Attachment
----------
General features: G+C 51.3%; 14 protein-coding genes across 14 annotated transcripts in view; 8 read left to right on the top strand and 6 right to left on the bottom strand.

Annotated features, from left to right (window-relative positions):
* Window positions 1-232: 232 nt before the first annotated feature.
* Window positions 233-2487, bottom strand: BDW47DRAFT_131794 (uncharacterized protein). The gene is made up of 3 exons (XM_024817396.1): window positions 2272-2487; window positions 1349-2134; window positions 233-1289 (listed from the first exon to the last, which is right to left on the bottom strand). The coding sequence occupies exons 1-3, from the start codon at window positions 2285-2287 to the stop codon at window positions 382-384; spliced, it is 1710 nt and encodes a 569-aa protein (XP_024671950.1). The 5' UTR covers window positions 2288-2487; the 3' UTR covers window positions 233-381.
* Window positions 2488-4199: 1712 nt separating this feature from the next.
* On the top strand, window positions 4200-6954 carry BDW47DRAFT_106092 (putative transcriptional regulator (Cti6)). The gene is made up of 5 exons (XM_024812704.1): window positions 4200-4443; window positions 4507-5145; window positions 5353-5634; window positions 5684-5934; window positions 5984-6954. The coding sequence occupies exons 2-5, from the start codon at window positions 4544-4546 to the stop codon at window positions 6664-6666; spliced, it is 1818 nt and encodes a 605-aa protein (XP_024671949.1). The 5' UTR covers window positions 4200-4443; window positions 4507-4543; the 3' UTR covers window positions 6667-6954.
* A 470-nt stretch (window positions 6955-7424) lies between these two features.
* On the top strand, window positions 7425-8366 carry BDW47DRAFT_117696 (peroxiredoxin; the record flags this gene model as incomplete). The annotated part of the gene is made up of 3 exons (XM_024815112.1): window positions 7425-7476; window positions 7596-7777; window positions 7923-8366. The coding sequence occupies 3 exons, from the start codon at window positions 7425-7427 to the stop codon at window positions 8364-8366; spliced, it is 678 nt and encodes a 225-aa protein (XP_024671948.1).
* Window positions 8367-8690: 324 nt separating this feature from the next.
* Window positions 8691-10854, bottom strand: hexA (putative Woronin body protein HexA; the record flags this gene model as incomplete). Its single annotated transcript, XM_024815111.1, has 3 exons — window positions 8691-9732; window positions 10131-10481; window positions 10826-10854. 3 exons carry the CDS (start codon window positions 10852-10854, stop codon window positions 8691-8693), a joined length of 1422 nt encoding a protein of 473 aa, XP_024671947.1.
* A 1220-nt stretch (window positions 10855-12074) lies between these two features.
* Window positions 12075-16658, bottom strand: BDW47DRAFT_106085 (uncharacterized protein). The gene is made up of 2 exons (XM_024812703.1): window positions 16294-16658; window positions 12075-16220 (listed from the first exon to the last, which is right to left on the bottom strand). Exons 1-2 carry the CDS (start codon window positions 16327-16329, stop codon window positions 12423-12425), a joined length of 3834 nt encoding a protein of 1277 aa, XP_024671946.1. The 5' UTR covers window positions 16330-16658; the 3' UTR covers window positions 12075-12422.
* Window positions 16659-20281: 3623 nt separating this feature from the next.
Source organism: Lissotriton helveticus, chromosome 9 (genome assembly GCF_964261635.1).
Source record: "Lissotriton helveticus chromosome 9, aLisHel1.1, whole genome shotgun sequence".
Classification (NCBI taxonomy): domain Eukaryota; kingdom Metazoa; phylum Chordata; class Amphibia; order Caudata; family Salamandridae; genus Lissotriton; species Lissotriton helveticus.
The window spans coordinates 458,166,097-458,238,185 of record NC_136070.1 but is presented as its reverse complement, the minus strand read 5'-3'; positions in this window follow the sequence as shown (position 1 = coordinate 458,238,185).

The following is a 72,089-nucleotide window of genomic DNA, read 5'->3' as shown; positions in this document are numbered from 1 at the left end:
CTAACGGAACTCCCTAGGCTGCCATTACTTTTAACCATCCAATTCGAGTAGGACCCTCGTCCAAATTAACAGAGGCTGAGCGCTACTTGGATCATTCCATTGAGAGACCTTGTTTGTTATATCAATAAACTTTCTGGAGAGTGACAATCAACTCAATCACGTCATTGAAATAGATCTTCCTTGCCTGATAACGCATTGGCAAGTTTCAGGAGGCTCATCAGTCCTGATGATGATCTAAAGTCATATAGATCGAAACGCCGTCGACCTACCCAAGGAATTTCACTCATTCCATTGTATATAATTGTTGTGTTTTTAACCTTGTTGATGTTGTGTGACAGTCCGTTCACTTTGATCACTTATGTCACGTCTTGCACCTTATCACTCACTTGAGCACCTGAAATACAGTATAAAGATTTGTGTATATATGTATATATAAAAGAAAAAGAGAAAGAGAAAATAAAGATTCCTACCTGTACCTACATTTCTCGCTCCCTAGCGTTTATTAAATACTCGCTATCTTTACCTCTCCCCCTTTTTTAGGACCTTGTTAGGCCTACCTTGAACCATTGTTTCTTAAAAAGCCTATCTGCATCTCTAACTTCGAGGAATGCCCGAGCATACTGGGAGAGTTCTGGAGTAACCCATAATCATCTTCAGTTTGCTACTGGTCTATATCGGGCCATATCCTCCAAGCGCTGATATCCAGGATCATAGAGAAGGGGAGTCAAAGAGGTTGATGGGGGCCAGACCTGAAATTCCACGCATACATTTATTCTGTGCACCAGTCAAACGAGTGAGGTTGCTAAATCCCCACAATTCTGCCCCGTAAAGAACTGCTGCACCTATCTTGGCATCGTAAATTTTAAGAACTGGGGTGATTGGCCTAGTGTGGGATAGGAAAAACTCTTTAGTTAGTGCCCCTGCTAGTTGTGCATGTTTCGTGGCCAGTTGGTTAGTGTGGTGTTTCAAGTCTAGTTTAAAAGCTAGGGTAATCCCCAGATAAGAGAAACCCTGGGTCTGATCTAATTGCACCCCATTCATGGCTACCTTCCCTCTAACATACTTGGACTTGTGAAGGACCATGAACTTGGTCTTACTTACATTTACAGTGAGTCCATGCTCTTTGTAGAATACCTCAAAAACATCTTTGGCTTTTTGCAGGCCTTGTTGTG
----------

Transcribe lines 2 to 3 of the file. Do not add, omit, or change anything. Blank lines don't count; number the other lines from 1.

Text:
Annotated features, from left to right (window-relative positions):
* Window positions 1-232: 232 nt before the first annotated feature.